Saturday, December 12, 2009

An Open Letter to Tiger Woods

Mr. Woods:

Your recent difficulties and admissions have pained me -- not because of the particular actions, but because of the nature of the reaction that has been triggered.

Yes, you did a series of bad things. Violating the bounds of marriage -- particularly such a public one (despite your best efforts) -- is not to be taken lightly. However, in a very significant way, either it or something that would would be similarly perceived was just bound to happen.

You began to become a star when the mere act of walking was still a novelty. Your progress through the ranks of junior and amateur golf is the stuff of legend. The record is well known. Soon after, not long into merely your third decade you leapt upon the scene as not only an accomplished professional in your chosen field, but as a singular figure, a brand -- a brand at the dawn of the age of serious personal branding.

And through all this you were hothoused. You were described by both your late father and others as "the chosen one" from whom much is expected. A level of maturity befitting one much older was not just expected but assumed. And you played the game, quite brilliantly in fact. The indiscretions of youth? Those things most of us do at one time or another, those small indiscretions from which we learn how to conduct ourselves over the course of our lives? Nope. No time.

Single mindedly, you pursued your goals rapidly, so rapidly, ascending the ranks of the best who ever played the game and almost single handedly raising the profile of the game (and with it its possible rewards) on an international basis.

But living in that bubble has its consequences. You were on a fairy tale path. You gave much of yourself and received rewards that would not have been possible in any previous era. And with those rewards came a certain complacency about the way of the world, about the rockier path that most must take to get where they're going, if they get there at all. It's understandable.

Now as you're in your fourth decade, the path to the historical top of your profession secure if not assured it seems you have fallen off the rather narrow path that got you there. Indeed, when the path has been so long narrow, the diversions from it are likely to be great.

As both a star and a brand the opportunities are ample. Being appreciated by millions is one thing, being "appreciated" -- and having the consistent opportunity to be "appreciated" in a deeply personal way -- is a more deeply human emotional need. And, there came a point, I imagine, where saying "no" got old. I can't imagine doing that myself, but at the same time, I can't imagine being a consistent position of having to make that decision.

You say you're taking an indefinite leave from the game. I think that's a bad idea. The game is your office. The pursuit of the next major, the next championship, the next hole, the next swing is what you do.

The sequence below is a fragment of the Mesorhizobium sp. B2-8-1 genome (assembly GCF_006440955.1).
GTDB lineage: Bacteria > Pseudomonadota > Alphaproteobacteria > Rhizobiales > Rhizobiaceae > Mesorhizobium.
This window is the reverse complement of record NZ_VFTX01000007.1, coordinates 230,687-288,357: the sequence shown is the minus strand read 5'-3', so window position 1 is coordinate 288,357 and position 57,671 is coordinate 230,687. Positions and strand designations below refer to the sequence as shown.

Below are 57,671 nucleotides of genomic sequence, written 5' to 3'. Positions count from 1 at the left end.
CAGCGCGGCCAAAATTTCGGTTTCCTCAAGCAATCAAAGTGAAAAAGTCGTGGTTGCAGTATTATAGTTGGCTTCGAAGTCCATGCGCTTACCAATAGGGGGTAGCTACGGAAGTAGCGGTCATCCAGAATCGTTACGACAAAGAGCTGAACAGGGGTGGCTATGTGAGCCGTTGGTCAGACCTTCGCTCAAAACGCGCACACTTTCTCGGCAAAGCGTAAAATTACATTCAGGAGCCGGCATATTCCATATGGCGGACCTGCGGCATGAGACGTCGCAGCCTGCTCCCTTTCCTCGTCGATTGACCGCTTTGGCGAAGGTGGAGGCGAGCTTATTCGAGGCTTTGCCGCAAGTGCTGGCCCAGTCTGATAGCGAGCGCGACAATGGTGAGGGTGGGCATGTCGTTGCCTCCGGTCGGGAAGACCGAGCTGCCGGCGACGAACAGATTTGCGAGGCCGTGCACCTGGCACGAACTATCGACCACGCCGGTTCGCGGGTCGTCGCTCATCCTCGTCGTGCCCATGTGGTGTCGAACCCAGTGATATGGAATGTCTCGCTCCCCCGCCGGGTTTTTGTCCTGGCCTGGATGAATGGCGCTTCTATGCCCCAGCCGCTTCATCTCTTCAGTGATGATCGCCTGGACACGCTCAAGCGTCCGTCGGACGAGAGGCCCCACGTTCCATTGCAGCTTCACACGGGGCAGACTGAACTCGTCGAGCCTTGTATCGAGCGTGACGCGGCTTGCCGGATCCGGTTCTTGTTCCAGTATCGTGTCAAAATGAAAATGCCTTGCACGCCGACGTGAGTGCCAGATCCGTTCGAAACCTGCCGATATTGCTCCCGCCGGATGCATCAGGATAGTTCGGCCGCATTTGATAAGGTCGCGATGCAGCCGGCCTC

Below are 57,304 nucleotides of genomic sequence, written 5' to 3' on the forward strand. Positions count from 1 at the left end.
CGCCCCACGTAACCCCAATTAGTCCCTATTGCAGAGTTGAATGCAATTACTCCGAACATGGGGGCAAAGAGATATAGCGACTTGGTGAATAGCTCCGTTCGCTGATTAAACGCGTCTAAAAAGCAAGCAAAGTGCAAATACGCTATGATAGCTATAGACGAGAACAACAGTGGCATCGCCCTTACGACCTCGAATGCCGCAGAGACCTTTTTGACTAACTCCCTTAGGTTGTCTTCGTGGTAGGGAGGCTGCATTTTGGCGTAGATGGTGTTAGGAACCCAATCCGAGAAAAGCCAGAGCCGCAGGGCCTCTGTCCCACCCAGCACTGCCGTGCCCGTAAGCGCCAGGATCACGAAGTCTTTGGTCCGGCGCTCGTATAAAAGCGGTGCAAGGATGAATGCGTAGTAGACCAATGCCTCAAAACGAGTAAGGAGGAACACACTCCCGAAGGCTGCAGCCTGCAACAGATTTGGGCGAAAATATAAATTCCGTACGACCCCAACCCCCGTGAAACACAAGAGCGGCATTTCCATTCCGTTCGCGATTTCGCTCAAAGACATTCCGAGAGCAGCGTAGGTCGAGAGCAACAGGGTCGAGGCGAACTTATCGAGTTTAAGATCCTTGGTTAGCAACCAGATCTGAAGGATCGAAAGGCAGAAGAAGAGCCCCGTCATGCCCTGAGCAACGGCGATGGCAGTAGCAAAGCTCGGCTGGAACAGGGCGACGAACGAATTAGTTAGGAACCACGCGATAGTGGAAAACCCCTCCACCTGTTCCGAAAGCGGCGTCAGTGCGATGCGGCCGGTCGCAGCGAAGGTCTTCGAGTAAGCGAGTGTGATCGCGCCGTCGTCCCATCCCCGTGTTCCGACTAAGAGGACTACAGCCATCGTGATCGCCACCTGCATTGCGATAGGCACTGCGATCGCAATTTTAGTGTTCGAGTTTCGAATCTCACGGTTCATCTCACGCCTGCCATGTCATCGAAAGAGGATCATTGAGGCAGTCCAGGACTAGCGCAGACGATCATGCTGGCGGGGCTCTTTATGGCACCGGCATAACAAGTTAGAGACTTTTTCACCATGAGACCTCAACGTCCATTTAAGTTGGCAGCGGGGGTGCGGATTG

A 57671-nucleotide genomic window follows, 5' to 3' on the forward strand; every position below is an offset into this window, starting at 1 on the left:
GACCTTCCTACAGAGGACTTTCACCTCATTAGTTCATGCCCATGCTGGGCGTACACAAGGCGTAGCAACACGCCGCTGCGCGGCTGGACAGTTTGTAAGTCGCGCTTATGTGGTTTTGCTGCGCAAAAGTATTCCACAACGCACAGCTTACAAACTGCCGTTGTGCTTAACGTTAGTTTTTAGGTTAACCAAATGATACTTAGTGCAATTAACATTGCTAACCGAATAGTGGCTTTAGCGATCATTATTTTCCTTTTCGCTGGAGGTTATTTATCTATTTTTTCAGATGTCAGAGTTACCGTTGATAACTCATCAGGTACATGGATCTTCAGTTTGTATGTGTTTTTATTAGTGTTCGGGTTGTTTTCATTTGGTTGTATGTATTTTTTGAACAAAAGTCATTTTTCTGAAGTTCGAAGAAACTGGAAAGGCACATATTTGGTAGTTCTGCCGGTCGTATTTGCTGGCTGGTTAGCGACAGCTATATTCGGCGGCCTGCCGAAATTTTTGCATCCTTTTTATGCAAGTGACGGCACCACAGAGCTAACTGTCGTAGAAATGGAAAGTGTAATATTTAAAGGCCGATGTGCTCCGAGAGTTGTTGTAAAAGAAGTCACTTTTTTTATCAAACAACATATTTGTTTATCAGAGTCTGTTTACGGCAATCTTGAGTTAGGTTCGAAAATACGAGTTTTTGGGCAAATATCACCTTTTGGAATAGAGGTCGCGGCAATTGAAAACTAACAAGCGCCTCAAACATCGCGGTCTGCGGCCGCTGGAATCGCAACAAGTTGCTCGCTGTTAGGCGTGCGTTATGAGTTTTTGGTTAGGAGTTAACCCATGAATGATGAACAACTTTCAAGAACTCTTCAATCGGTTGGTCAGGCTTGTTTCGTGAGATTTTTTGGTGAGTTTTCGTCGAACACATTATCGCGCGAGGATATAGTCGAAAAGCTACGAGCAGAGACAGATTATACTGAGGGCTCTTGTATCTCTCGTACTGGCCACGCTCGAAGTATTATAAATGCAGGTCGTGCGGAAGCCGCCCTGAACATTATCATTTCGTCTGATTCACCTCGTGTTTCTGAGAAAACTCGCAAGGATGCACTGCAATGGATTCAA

Leaving the promotional stuff behind for a while? Absolutely. The corporate outings? Yes. The various appearances for this or that. No doubt.

But not the game. If you're serious about this, it seems the two places you need to be spending time are at home, repairing the relationships with your family, and on the course -- the place that has given you all the opportunities you have.

Devoting yourself to those two things will give you the chance to make up for the fact that you never really grew up in a human sense. Understand that I don't say this in condemnation. Not at all.

You just never had the time.

At not yet 34 years of age, now you do.

I sincerely wish you the best of luck in all endeavors.

Wednesday, August 12, 2009

Horns? Really?

Quite amazingly, there are some people in this world, after sinking about as low as a person can go, suddenly acquire the ability to go lower. Here's this tidbit:

Then there's Barry Lynn, alleged "Christian minister," whose stock in trade is to denounce any mention of religion anyplace, anytime. Look, I'm a Christian minister, but even I have to admit that the sight of a kindergartner praying is terrifying to most folks. (The first person to post Barry Lynn's bar mitzvah photos or birth announcement (mazel tov!) wins a free copy of my latest book...
So let's see, since Mr. Lynn is not the type who would be part of, say, an Inquisition, he must be damn Jew or something -- is that what you're trying to say, Ms Coulter? (If it weren't for the fact that I'm reasonably sure that there's at least one person out there who's reading her screed and saying, "Yup, that's right. Uh-huh." I might not be so offended. But I am.)